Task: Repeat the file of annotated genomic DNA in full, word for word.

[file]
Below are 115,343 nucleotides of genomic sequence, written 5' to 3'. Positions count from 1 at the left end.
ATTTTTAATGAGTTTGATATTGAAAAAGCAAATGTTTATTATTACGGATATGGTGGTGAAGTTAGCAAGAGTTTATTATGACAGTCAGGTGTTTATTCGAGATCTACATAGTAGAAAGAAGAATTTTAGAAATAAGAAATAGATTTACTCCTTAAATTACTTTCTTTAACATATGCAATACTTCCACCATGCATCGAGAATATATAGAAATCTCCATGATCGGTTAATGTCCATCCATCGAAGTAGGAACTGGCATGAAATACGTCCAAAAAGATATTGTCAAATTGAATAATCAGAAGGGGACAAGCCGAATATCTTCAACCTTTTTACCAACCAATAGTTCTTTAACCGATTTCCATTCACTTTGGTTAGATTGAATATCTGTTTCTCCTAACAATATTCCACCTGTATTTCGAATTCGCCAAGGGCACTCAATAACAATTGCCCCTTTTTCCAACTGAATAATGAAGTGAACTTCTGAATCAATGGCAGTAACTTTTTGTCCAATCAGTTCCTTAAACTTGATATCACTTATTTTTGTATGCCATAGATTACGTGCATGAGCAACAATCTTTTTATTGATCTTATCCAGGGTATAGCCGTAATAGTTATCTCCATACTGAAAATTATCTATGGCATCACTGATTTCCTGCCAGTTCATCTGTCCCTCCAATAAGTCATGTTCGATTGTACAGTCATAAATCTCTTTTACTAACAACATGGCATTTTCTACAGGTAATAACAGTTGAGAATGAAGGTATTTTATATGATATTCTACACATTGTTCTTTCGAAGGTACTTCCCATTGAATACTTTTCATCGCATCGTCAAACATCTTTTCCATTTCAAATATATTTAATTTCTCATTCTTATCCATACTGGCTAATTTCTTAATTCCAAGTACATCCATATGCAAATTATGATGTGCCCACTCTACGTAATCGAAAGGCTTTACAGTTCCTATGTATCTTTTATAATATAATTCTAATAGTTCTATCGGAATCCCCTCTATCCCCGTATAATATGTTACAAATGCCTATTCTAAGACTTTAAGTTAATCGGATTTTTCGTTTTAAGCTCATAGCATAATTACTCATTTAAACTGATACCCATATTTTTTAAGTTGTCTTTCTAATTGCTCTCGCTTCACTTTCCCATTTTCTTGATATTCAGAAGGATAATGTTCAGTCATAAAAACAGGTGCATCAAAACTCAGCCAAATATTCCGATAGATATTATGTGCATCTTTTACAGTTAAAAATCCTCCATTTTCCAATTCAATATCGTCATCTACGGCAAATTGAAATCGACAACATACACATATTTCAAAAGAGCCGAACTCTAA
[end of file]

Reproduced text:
Below are 115,343 nucleotides of genomic sequence, written 5' to 3'. Positions count from 1 at the left end.
ATTTTTAATGAGTTTGATATTGAAAAAGCAAATGTTTATTATTACGGATATGGTGGTGAAGTTAGCAAGAGTTTATTATGACAGTCAGGTGTTTATTCGAGATCTACATAGTAGAAAGAAGAATTTTAGAAATAAGAAATAGATTTACTCCTTAAATTACTTTCTTTAACATATGCAATACTTCCACCATGCATCGAGAATATATAGAAATCTCCATGATCGGTTAATGTCCATCCATCGAAGTAGGAACTGGCATGAAATACGTCCAAAAAGATATTGTCAAATTGAATAATCAGAAGGGGACAAGCCGAATATCTTCAACCTTTTTACCAACCAATAGTTCTTTAACCGATTTCCATTCACTTTGGTTAGATTGAATATCTGTTTCTCCTAACAATATTCCACCTGTATTTCGAATTCGCCAAGGGCACTCAATAACAATTGCCCCTTTTTCCAACTGAATAATGAAGTGAACTTCTGAATCAATGGCAGTAACTTTTTGTCCAATCAGTTCCTTAAACTTGATATCACTTATTTTTGTATGCCATAGATTACGTGCATGAGCAACAATCTTTTTATTGATCTTATCCAGGGTATAGCCGTAATAGTTATCTCCATACTGAAAATTATCTATGGCATCACTGATTTCCTGCCAGTTCATCTGTCCCTCCAATAAGTCATGTTCGATTGTACAGTCATAAATCTCTTTTACTAACAACATGGCATTTTCTACAGGTAATAACAGTTGAGAATGAAGGTATTTTATATGATATTCTACACATTGTTCTTTCGAAGGTACTTCCCATTGAATACTTTTCATCGCATCGTCAAACATCTTTTCCATTTCAAATATATTTAATTTCTCATTCTTATCCATACTGGCTAATTTCTTAATTCCAAGTACATCCATATGCAAATTATGATGTGCCCACTCTACGTAATCGAAAGGCTTTACAGTTCCTATGTATCTTTTATAATATAATTCTAATAGTTCTATCGGAATCCCCTCTATCCCCGTATAATATGTTACAAATGCCTATTCTAAGACTTTAAGTTAATCGGATTTTTCGTTTTAAGCTCATAGCATAATTACTCATTTAAACTGATACCCATATTTTTTAAGTTGTCTTTCTAATTGCTCTCGCTTCACTTTCCCATTTTCTTGATATTCAGAAGGATAATGTTCAGTCATAAAAACAGGTGCATCAAAACTCAGCCAAATATTCCGATAGATATTATGTGCATCTTTTACAGTTAAAAATCCTCCATTTTCCAATTCAATATCGTCATCTACGGCAAATTGAAATCGACAACATACACATATTTCAAAAGAGCCGAACTCTAA